How To Avoid Counterfeit Botulinums and Dermal Filler Products
Counterfeit and fake dermal fillers are not the same thing. Although both are illegal, counterfeit fillers use the same name as the original brand, hoaxing the customer into believing it is genuine. It’s extremely difficult for the buyer to tell the difference unless they have a sharp eye and attention to detail.
On the other hand, fake products are labelled with different branding whilst claiming they work the same as an original. The product falsely states it is pure and efficient but is in fact an unsafe, cheaper alternative. Whats more, the brand name is perceived as being highly professional, which dupes medical professionals into trusting the brand, putting patients at risk.
Practitioners should be careful when considering to buy fillers and Botox from illegal sources. Understanding the dangers this could cause to their patients, will heighten awareness and make professionals think twice before buying cheap brands.
Buying from wholesale distributors that are reputable in the dermal filler industry should be the number one factor when deciding where to buy. Cutting corners or saving costs may backfire if a patient has an adverse reaction to a counterfeit or fake filler.
Unsurprisingly, counterfeit Botox does exist, predominantly in countries in South America, Russia and China. The main characteristic is the absence of toxin activity, which is the most important component of Botox. In other counterfeits, it is the high levels of toxin which result in overdosage which raise alarms. Combined with the lack of quality assurance and sterility in the manufacturing process, there are extreme health risks posed to customers subjected to Botox counterfeits.
The main side effect of counterfeit Botox is botulism where facial nerves become paralysed and the patient is unable to feel their face. Double vision, slurred speech and dry mouth are also symptoms of counterfeit Botox. Muscle weakness, nausea and problems urinating are additional side effects of toxin overdose.
Ways in which you can be alert and avoid counterfeits are to watch out for the following:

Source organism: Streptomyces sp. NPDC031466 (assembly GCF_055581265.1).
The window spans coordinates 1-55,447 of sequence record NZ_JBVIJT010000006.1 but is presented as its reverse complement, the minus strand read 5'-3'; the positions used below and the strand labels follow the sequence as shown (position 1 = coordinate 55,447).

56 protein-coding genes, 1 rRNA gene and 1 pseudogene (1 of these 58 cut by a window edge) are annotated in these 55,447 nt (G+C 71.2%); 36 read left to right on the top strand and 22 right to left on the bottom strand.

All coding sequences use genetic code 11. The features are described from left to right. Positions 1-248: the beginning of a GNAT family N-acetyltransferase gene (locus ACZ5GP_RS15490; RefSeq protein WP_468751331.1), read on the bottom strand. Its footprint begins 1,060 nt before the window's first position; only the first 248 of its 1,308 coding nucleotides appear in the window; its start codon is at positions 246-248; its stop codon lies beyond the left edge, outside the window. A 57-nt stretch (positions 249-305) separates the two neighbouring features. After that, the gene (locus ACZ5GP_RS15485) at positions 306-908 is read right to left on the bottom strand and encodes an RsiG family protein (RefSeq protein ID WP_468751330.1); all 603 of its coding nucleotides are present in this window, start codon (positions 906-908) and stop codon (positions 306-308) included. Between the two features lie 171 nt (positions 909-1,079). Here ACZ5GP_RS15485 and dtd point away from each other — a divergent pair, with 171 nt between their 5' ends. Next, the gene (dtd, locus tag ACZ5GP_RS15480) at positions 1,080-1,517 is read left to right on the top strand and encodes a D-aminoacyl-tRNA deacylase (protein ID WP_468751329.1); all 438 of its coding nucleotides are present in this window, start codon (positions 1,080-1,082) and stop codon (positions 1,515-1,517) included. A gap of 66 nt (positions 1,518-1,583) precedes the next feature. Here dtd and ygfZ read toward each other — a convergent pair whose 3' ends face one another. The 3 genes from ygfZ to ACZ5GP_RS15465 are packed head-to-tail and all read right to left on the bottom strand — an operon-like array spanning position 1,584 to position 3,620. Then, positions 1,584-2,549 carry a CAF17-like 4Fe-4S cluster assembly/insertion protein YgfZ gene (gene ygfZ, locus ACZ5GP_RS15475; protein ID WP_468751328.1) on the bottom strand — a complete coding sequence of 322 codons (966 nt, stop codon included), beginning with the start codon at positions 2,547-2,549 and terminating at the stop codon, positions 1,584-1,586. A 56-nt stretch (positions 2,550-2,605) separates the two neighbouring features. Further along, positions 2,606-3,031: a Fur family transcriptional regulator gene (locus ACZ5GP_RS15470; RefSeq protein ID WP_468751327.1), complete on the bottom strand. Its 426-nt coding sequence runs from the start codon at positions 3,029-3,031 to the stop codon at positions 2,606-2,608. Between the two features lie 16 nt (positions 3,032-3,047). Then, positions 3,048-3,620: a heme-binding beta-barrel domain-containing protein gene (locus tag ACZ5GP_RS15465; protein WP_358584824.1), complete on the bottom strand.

- The lot number on the Botox bottle should match the lot number on the Botox box. There is also a hologram on the box which needs to be authentic.
- If the price of the Botox is too good to be true, then it probably is. Cheap products on the market are likely counterfeits.
- If a patient experiences unusual pain from the product administered, then practitioners need to question the authenticity of the product they are administering.
- Develop a trained eye and look for the small details which will help you tell the difference between a counterfeit box and a genuine one. Minor spelling mistakes in print or missing details. Often the illegal manufacturers cannot even spot their own mistakes as they are unprofessional.
- If buying dermal fillers or Botox online, is the company you are purchasing from easy to contact? Do they have a telephone number and registered address? If the contact us page opens up a form for you to send a query, then the likelihood is that there is an illegal person sitting behind the website then they are probably distributing counterfeits.
- Look for a social media page representing the company. If they are genuine, then they will have lots of followers and happy customers. You can often work out the credibility of a company through its social media activity.
- If the company is based in the EU, do they have a tax or VAT identification number?
The problem with fake dermal fillers that claim to be permanent is to attract customers who want minimal number of treatments they need in a lifetime. The side effects of fake permanent fillers include granulomas, lumps and other reactions impacting the immune system. Patients victim to such procedures have had to see a professional practitioner to have permanent fillers physically removed to stop their side effects.